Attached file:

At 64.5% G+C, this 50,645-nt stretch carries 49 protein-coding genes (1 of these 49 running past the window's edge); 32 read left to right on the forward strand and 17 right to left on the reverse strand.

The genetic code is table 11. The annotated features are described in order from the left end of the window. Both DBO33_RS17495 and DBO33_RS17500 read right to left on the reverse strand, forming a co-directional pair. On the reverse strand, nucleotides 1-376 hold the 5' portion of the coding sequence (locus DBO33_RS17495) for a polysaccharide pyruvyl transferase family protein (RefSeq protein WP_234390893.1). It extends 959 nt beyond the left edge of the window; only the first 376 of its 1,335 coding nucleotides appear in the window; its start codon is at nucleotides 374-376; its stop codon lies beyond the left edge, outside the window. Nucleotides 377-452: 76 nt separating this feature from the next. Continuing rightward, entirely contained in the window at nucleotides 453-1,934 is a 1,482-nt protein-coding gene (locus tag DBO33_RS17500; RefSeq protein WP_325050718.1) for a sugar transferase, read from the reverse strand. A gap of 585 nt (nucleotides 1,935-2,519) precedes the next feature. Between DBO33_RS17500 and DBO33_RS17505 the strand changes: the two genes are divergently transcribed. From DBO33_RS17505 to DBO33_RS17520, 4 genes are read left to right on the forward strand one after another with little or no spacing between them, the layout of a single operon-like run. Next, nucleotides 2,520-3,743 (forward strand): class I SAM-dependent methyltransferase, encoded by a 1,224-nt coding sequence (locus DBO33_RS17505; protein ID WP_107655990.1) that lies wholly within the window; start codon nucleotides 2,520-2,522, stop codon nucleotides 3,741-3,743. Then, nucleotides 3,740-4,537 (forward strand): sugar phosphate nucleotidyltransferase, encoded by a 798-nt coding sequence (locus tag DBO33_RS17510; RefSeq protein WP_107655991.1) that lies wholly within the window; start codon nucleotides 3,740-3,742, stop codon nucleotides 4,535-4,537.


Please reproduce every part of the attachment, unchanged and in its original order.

At 64.5% G+C, this 50,645-nt stretch carries 49 protein-coding genes (1 of these 49 running past the window's edge); 32 read left to right on the forward strand and 17 right to left on the reverse strand.

The genetic code is table 11. The annotated features are described in order from the left end of the window. Both DBO33_RS17495 and DBO33_RS17500 read right to left on the reverse strand, forming a co-directional pair. On the reverse strand, nucleotides 1-376 hold the 5' portion of the coding sequence (locus DBO33_RS17495) for a polysaccharide pyruvyl transferase family protein (RefSeq protein WP_234390893.1). It extends 959 nt beyond the left edge of the window; only the first 376 of its 1,335 coding nucleotides appear in the window; its start codon is at nucleotides 374-376; its stop codon lies beyond the left edge, outside the window. Nucleotides 377-452: 76 nt separating this feature from the next. Continuing rightward, entirely contained in the window at nucleotides 453-1,934 is a 1,482-nt protein-coding gene (locus tag DBO33_RS17500; RefSeq protein WP_325050718.1) for a sugar transferase, read from the reverse strand. A gap of 585 nt (nucleotides 1,935-2,519) precedes the next feature. Between DBO33_RS17500 and DBO33_RS17505 the strand changes: the two genes are divergently transcribed. From DBO33_RS17505 to DBO33_RS17520, 4 genes are read left to right on the forward strand one after another with little or no spacing between them, the layout of a single operon-like run. Next, nucleotides 2,520-3,743 (forward strand): class I SAM-dependent methyltransferase, encoded by a 1,224-nt coding sequence (locus DBO33_RS17505; protein ID WP_107655990.1) that lies wholly within the window; start codon nucleotides 2,520-2,522, stop codon nucleotides 3,741-3,743. Then, nucleotides 3,740-4,537 (forward strand): sugar phosphate nucleotidyltransferase, encoded by a 798-nt coding sequence (locus tag DBO33_RS17510; RefSeq protein WP_107655991.1) that lies wholly within the window; start codon nucleotides 3,740-3,742, stop codon nucleotides 4,535-4,537.